EDIT NOTE: I will only post updates when active lava conditions substantially change from the current posting, or if some other noteworthy event takes place. So for February 16th the following information is still appropriate today/tonight:
(Click on these images for a larger size)
Despite an obscuring mist wafting across the crater, there were moments of good views of an undulating strong glow of molten lava reflecting up into the sulfur dioxide plume at Halema’uma’u last night. I took these two photos around 10:30 PM from the Jaggar Museum balcony overlook.
Meanwhile down on the coastal lava fields near Kalapana, lava continues it’s long flow down the pali and onto flatter ground on its way towards the ocean. The after dark scenes from Hawaii County viewing area are still possible, but are greatly diminished from last weeks bright line of lava that I reported on.
This reduction in glow intensity does not mean the lava is no longer there – it indicates it is crusting over and becoming hidden within self-created lava tubes along the way. Another factor in the diminished glow is the strong deflation taking place the past few days. Deflation has ended and pressures are beginning a return to the volcano, which are bringing enhanced glow at Kilauea and will strengthen surface flows in the days just ahead.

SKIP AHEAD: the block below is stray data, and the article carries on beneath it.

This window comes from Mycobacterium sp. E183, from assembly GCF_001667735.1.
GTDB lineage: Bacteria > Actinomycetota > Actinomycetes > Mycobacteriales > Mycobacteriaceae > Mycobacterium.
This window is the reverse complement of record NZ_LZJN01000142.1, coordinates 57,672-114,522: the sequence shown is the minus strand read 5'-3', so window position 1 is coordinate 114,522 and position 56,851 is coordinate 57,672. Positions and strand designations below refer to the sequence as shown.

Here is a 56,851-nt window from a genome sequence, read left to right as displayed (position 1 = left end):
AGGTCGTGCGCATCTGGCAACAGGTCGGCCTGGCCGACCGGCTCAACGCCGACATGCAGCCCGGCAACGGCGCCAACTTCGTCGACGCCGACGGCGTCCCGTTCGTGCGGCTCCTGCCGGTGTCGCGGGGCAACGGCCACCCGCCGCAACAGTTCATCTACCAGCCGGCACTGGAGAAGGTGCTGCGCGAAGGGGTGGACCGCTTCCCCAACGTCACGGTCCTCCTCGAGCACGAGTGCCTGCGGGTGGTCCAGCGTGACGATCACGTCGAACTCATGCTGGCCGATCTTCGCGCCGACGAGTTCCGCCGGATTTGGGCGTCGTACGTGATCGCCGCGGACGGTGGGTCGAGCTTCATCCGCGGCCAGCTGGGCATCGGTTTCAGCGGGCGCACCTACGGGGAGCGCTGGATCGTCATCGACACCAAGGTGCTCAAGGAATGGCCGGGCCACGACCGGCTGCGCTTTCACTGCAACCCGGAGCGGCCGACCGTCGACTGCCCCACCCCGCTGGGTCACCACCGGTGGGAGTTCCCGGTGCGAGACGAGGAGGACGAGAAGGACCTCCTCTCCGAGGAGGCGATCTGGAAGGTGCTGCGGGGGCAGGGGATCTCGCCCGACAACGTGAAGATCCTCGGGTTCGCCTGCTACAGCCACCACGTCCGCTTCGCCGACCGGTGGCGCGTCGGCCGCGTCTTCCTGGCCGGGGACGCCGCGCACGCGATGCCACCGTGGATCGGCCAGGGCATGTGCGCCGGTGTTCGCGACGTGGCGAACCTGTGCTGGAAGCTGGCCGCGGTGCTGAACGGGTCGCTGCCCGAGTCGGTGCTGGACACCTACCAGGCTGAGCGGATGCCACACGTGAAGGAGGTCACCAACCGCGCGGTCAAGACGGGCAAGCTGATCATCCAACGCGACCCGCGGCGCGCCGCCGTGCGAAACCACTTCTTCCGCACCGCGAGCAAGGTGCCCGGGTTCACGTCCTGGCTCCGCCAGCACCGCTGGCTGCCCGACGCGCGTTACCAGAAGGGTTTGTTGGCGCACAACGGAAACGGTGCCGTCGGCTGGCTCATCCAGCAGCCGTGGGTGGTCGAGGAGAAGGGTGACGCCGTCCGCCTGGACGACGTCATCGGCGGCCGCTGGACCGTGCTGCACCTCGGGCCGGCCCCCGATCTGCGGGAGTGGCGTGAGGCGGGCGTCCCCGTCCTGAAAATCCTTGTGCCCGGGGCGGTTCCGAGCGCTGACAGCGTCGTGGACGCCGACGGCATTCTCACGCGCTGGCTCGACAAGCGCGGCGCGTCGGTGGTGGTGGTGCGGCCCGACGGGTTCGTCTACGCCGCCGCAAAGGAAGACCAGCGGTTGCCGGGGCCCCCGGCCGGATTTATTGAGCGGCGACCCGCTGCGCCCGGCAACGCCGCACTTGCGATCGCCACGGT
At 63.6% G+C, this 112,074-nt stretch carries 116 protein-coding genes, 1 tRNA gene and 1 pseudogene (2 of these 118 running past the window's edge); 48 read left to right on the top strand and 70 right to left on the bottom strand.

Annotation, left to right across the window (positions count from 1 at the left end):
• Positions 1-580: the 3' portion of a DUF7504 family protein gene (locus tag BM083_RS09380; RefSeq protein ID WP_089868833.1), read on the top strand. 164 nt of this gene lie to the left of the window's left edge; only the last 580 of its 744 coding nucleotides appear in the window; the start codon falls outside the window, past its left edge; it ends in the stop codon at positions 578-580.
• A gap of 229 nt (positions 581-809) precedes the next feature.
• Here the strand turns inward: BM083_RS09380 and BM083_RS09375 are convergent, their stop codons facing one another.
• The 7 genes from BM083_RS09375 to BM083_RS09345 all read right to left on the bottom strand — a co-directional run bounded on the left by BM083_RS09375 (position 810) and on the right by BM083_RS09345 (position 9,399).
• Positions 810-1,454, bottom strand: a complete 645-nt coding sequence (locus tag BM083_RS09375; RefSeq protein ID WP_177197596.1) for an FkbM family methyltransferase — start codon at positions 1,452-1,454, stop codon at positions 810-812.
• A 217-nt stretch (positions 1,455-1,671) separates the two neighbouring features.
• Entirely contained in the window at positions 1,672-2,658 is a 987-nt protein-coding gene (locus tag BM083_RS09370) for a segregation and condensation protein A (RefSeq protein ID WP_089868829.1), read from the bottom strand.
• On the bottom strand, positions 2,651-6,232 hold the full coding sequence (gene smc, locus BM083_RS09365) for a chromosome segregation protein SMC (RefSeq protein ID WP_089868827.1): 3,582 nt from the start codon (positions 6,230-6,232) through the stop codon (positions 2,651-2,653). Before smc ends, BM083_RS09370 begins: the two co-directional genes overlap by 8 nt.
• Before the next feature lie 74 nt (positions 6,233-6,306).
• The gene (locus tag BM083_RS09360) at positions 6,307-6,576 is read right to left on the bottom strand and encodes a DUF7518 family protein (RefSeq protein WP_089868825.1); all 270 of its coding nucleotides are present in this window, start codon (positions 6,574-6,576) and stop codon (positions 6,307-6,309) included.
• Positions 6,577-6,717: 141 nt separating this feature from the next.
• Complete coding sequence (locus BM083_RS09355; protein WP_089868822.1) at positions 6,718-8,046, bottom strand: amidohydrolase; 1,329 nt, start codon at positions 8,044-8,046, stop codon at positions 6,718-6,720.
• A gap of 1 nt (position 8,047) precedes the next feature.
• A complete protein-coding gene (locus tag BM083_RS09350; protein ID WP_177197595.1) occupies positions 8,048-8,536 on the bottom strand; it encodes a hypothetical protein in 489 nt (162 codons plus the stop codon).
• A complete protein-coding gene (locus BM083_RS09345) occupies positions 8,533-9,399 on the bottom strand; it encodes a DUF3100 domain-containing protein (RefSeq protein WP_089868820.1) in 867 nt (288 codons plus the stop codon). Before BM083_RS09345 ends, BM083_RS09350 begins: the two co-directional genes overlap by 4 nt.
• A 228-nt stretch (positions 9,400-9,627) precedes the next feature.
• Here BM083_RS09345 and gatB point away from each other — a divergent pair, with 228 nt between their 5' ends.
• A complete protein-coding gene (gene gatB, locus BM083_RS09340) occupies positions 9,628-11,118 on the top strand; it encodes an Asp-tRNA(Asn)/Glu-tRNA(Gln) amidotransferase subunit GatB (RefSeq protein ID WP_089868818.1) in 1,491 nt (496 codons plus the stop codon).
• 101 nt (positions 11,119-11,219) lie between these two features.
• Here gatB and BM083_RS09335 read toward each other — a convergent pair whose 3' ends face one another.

For an excellent view of what the current surface flow of lava is really doing, click on each of the three image links below from February 12th, 2010:
USGS Aerial of Royal Gardens surface flow facing north
USGS Aerial of Royal Gardens surface flow facing southwest toward the ocean
-And USGS Aerial of Royal Gardens surface flow closer overtop
If you have not witnessed the Halema’uma’u Crater after dark I highly recommend checking it out this week. If you have the time, and have not yet seen the Hawaiian Volcanoes National Park in the daytime, I would suggest going there in the day and exploring the area; visit the information center, arts center and Jaggar Museum for sure. Then wait until dark at the Jaggar to possibly see fiery views of what Hawaiian’s consider to be the volcano goddess Pele’s Home.